Fantasy | Funny
Lizzie Dripping by Helen Cresswell
Everyone in the small village where Lizzie lives considers her to be a daydreamer – so it’s no surprise that no one believes her when she says she’s seen a witch. Soon, however, they will change their minds. A powerful suspense story for year four pupils, this text is a useful impetus for atmospheric creative writing.
The Great Elephant Chase by Gillian Cross
When the elephant came to town, Tad and Cissie went to the show like everyone else. Little did they know it would change their lives forever. A perfect group reader book for year 4 pupils, especially those who enjoy animal and family stories.
The Twits by Roald Dahl
Mr and Mrs Twit are the most unpleasant couple in the world. They like playing mean jokes and making their pet monkeys, the Muggle-Wumps, stand on their heads all day. But the Muggle-Wumps have had enough and now they want revenge… A page-turning and laugh-out-loud story that is ideal for less able readers in year 4.
Charlie and the Chocolate Factory by Roald Dahl
Charlie Bucket loves chocolate. And Mr Willy Wonka, the most amazing inventor in the world, is opening the gates of his amazing chocolate factory to five lucky children. It’s the prize of a lifetime and Charlie wants to win it. This classic story works well as a class novel, as a book to read and share at home, and also as a text to read chapter by chapter to a year four class at the end of the school day.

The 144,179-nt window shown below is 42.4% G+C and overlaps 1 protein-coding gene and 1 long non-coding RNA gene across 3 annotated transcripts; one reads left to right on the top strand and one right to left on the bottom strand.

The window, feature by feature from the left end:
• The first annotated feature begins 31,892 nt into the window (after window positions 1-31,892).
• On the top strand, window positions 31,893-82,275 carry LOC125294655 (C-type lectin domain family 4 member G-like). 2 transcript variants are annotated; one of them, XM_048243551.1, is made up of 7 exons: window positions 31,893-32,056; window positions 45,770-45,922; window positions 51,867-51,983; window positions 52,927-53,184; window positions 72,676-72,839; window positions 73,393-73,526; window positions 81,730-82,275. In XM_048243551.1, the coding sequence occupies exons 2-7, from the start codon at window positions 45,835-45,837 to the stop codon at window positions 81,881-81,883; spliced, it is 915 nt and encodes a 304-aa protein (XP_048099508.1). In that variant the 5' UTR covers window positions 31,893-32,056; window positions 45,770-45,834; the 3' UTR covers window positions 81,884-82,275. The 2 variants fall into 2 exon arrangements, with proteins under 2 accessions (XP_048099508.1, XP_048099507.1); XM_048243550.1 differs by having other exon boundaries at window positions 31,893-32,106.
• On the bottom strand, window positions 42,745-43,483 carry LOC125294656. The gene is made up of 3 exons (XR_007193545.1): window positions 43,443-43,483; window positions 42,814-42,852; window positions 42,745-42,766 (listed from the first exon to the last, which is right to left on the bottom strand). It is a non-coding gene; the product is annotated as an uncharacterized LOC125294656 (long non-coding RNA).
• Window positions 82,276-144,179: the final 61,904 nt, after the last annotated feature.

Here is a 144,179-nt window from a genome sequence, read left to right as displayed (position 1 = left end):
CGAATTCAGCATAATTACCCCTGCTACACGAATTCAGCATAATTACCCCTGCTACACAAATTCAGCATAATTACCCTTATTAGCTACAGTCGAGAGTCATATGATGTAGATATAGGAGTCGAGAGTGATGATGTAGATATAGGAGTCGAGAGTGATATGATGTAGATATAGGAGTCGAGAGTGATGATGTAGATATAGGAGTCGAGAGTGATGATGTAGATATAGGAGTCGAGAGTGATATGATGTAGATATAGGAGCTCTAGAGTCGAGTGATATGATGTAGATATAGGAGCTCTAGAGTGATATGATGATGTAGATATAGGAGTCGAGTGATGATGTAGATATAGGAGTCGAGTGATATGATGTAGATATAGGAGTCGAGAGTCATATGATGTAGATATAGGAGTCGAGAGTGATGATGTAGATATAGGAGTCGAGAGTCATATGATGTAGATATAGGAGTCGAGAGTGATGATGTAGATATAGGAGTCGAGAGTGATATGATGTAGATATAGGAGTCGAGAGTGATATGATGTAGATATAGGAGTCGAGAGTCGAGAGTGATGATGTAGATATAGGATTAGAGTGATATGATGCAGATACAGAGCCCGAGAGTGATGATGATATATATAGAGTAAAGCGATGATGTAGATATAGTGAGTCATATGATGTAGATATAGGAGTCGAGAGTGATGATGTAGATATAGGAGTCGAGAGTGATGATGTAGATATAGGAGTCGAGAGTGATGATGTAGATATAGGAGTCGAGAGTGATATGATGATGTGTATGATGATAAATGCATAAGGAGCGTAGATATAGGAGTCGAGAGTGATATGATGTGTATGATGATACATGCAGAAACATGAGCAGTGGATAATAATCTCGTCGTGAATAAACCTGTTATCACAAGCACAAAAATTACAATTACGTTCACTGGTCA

Fantasy | Family
The Sheep-pig by Dick King-Smith
When Babe is won at a fair by Farmer Hogget, he is adopted by Fly, the kind-hearted sheepdog. Babe knows he can’t be a sheepdog but maybe he might become a Sheep-Pig. With friendship, empathy, classic storytelling and a great ending, this is a useful group reading option text for year 4 pupils.
Toad Rage by Morris Gleitzman
Limpy’s family don’t think humans hate toads, but Limpy knows otherwise. He’s spotted the signs: the stares, the nasty comments and the way they squash toads with their cars… This anarchically funny story about non-conforming toads will appeal to children who have a dry sense of humour and enjoy reading about absurd and funny situations. A useful chapter book that will appear to able, but reluctant, readers in year four.
Animal | Funny
The Last Castaways by Harry Horse
The adventures of Grandfather and his dog Roo on the good ship ‘Unsinkable’ include voyages to find the Door to the Sea, the entranceway to the Forgotten Sea, and the Great Cod Bank. The classic sea fairing tale of adventure is one that will keep 8-year-olds gripped all the way to the end.